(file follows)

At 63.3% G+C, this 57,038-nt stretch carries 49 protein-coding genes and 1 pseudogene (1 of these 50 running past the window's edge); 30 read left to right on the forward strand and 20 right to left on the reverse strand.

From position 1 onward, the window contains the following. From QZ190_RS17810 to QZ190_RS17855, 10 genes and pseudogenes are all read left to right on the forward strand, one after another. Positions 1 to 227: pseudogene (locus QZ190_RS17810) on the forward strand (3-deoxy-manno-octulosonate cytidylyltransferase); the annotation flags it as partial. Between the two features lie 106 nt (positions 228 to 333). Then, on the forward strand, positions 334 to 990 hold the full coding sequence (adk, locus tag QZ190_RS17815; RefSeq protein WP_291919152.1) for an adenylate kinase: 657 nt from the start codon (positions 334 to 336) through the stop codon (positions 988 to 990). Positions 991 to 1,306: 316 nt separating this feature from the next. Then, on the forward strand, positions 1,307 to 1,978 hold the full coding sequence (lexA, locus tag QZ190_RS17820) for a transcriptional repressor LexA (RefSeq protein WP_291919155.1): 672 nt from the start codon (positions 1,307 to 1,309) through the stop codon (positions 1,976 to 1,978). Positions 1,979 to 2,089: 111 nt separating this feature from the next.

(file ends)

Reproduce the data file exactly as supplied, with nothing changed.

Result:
At 63.3% G+C, this 57,038-nt stretch carries 49 protein-coding genes and 1 pseudogene (1 of these 50 running past the window's edge); 30 read left to right on the forward strand and 20 right to left on the reverse strand.

From position 1 onward, the window contains the following. From QZ190_RS17810 to QZ190_RS17855, 10 genes and pseudogenes are all read left to right on the forward strand, one after another. Positions 1 to 227: pseudogene (locus QZ190_RS17810) on the forward strand (3-deoxy-manno-octulosonate cytidylyltransferase); the annotation flags it as partial. Between the two features lie 106 nt (positions 228 to 333). Then, on the forward strand, positions 334 to 990 hold the full coding sequence (adk, locus tag QZ190_RS17815; RefSeq protein WP_291919152.1) for an adenylate kinase: 657 nt from the start codon (positions 334 to 336) through the stop codon (positions 988 to 990). Positions 991 to 1,306: 316 nt separating this feature from the next. Then, on the forward strand, positions 1,307 to 1,978 hold the full coding sequence (lexA, locus tag QZ190_RS17820) for a transcriptional repressor LexA (RefSeq protein WP_291919155.1): 672 nt from the start codon (positions 1,307 to 1,309) through the stop codon (positions 1,976 to 1,978). Positions 1,979 to 2,089: 111 nt separating this feature from the next.